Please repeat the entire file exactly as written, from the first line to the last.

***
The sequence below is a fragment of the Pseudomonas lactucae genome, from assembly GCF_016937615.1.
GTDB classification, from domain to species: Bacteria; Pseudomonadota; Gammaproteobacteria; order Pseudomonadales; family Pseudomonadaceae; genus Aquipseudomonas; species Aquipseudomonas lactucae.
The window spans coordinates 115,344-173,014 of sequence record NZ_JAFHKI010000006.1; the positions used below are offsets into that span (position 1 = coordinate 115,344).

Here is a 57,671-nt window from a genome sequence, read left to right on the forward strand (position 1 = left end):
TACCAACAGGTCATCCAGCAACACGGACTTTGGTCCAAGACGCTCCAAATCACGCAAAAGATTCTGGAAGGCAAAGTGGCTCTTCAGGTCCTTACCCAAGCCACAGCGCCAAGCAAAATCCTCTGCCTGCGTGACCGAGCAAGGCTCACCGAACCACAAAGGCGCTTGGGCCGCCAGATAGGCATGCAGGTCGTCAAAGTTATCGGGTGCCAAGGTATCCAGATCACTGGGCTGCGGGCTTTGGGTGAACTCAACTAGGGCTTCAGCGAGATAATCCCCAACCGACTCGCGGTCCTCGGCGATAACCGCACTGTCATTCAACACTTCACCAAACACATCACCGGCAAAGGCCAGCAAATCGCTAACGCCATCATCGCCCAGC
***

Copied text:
The sequence below is a fragment of the Pseudomonas lactucae genome, from assembly GCF_016937615.1.
GTDB classification, from domain to species: Bacteria; Pseudomonadota; Gammaproteobacteria; order Pseudomonadales; family Pseudomonadaceae; genus Aquipseudomonas; species Aquipseudomonas lactucae.
The window spans coordinates 115,344-173,014 of sequence record NZ_JAFHKI010000006.1; the positions used below are offsets into that span (position 1 = coordinate 115,344).

Here is a 57,671-nt window from a genome sequence, read left to right on the forward strand (position 1 = left end):
TACCAACAGGTCATCCAGCAACACGGACTTTGGTCCAAGACGCTCCAAATCACGCAAAAGATTCTGGAAGGCAAAGTGGCTCTTCAGGTCCTTACCCAAGCCACAGCGCCAAGCAAAATCCTCTGCCTGCGTGACCGAGCAAGGCTCACCGAACCACAAAGGCGCTTGGGCCGCCAGATAGGCATGCAGGTCGTCAAAGTTATCGGGTGCCAAGGTATCCAGATCACTGGGCTGCGGGCTTTGGGTGAACTCAACTAGGGCTTCAGCGAGATAATCCCCAACCGACTCGCGGTCCTCGGCGATAACCGCACTGTCATTCAACACTTCACCAAACACATCACCGGCAAAGGCCAGCAAATCGCTAACGCCATCATCGCCCAGC